Entertainment and Sports

What's So Funny About The Fringe?

A love of comedy and laughter is universal, but what touches one's funny bone is as distinctively unique as a fingerprint.

By Kevin Somers
Published July 23, 2015

Many years ago, thinking it was one of the gifts brought unto baby Jesus, I asked my dad, "What's mirth?"

"Being funny, laughing..."

"Perfect," I thought, "it's the ideal gift for a king prescribed to a rough ride."

I got the Bible story wrong, of course, but was dead right about mirth. Laughter is medicinal. When you laugh, you breathe deeper and work muscles, as the brain releases warming chemicals, as if you're exercising or petting a kindly dog. Because it requires a specific connection, humour brings people together. Attempting to make others laugh is a noble endeavour, and perfect execution is divine.

The first four Fringe shows I reviewed for Raise The Hammer were comedies, as were the three pending, which hadn't been planned. Naturally, this ignited a spiral of reflection.

I think I don't want to be sad, scared, shamed, shocked, or squeamish in the theatre anymore - it happens enough outside of it. I want to laugh and feel better, so gravitate to comedy.

My teenage daughters introduced me to Vine, which hosts funny videos that are six seconds and loop endlessly. Six seconds. It's free. Competition for eyes, ears, bums, common comedic sensibilities, time, and money, therefore, is so fierce it's not funny. It takes a comically brave soul, an abject fool, or a real clown to step into the burning ring of laughter and take on all comers.

Fortunately for us fans of the laugh, this year's Fringe flows with funny: absurdists, buffoons, clowns, fools, jesters, jokers, magicians, musicians, singers, sketchers, Shakespeare, and The Princess of Porn grace stages. The span of styles and breadth of selection means there's something funny for everyone.

Raise The Hammer has more in-depth reviews and analysis of the following three comedic performances, so these are brief.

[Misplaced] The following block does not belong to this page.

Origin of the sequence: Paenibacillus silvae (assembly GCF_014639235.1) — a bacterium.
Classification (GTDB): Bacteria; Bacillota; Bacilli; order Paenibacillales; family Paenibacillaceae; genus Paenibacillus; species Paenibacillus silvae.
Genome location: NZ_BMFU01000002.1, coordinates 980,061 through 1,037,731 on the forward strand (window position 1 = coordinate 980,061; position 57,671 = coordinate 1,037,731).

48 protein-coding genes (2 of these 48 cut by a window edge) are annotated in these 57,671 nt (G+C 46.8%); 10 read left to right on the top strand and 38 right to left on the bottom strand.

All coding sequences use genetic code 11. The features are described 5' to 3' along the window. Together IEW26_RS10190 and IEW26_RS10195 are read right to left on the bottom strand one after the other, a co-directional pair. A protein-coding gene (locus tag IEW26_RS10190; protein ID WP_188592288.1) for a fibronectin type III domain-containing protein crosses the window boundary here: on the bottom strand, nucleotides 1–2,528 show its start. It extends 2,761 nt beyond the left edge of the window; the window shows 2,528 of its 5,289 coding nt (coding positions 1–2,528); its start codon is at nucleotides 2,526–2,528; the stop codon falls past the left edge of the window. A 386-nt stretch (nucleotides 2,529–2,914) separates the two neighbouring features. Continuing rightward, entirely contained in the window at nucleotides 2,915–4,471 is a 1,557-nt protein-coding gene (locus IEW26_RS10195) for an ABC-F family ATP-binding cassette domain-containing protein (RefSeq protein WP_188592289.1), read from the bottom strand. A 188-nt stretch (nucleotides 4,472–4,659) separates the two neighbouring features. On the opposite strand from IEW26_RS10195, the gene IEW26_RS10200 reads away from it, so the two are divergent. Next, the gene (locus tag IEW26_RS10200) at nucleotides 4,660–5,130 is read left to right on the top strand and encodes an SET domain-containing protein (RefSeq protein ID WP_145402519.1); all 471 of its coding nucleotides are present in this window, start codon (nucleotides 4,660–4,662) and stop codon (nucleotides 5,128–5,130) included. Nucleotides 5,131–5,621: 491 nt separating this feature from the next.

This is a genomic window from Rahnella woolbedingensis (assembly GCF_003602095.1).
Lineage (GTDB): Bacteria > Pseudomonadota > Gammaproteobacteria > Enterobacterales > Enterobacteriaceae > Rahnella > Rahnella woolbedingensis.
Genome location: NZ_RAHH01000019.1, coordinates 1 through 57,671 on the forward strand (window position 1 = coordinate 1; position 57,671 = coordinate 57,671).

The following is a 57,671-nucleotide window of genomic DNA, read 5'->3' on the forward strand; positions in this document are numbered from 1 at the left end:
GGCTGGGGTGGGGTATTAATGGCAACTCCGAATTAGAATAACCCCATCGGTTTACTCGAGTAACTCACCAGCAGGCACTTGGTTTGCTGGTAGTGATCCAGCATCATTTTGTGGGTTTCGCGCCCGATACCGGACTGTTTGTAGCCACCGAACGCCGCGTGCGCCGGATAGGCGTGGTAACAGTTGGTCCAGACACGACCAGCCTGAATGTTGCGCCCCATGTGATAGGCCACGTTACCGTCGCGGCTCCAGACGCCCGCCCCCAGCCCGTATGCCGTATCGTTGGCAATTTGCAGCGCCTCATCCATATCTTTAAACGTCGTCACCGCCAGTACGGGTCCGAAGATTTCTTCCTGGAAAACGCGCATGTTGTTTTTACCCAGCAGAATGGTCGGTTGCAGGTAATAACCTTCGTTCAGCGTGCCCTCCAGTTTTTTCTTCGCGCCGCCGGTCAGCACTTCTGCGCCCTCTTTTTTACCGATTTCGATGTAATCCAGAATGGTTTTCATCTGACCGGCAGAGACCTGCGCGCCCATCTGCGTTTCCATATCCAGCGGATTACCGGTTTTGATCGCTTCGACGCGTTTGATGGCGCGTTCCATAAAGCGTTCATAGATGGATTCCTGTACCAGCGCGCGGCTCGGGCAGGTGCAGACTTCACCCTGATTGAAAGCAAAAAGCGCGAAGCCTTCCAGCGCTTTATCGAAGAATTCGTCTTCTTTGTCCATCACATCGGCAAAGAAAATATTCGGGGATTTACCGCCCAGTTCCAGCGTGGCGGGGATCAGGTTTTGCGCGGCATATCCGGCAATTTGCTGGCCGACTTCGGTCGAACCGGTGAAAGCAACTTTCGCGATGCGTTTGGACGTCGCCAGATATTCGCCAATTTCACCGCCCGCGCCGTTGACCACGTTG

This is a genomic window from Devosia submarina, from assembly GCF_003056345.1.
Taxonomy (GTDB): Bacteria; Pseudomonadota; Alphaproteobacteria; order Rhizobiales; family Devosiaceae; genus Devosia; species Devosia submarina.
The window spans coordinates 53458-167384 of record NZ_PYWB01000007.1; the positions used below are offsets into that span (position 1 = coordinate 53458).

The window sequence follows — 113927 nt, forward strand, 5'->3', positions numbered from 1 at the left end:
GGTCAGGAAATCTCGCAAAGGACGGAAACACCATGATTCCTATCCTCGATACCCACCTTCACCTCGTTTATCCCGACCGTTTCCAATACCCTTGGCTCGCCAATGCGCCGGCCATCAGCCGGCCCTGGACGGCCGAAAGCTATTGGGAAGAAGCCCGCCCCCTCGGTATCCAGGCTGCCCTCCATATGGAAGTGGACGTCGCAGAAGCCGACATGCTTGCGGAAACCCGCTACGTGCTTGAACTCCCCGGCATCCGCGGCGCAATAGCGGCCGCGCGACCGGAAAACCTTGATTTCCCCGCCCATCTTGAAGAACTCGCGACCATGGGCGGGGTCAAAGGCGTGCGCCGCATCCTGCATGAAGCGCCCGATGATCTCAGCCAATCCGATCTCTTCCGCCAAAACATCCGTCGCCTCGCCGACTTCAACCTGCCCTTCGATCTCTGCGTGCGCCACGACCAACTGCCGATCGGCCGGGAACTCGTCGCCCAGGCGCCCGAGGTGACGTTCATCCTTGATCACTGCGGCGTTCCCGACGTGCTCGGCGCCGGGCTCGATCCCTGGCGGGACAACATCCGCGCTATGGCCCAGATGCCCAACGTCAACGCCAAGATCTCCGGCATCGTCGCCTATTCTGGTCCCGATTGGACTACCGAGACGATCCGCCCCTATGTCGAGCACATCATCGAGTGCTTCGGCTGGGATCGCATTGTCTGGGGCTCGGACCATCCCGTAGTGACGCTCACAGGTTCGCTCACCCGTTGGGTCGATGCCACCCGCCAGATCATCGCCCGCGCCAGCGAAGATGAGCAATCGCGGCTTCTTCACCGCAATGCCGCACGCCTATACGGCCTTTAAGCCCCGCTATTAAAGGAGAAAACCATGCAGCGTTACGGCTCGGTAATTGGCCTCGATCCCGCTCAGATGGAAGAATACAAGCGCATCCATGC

Jesters Incognito is a one-man, many-character, multi-media extravaganza about incognito jesters. Harrison Wheeler, the brains and force behind Jesters, plays all the hilariously decked out characters as his own life's trajectory is entertainingly told on a big screen during costume changes. As good jesters do, Wheeler holds nothing back in this comedic hurricane.

Panacea is young, energetic sketch comedy troupe making laughter from anything and everything they get their hands on and minds around. The show goes bang, bang, bang. For a full hour, the four performers let you have it with rapid-fire, relentless humour.

The Princess of Porn is a Disneyesque musical, which is absurd. The well talented, entirely committed performers play the absurdity perfectly straight, which adds fun to the fun. Naturally, after a lot of friction and anxiety, there's a happy ending.

A love of comedy and laughter is universal, but what touches one's funny bone is as distinctively unique as a fingerprint. While taking in the shows, there were instances when one of my guffaws exploded unexpectedly in a room dead quiet. At other times, I looked around at those doubled over by delight and wondered, "What are you laughing at?"

Regardless, it's nice being in the company of good humour and The Fringe lineup provides plenty of opportunity to go laughing with friends and family. See for yourself what's so funny about The Fringe.

You can read all the RTH reviews of Fringe 2015 performances.

Kevin Somers is a Hamilton writer.


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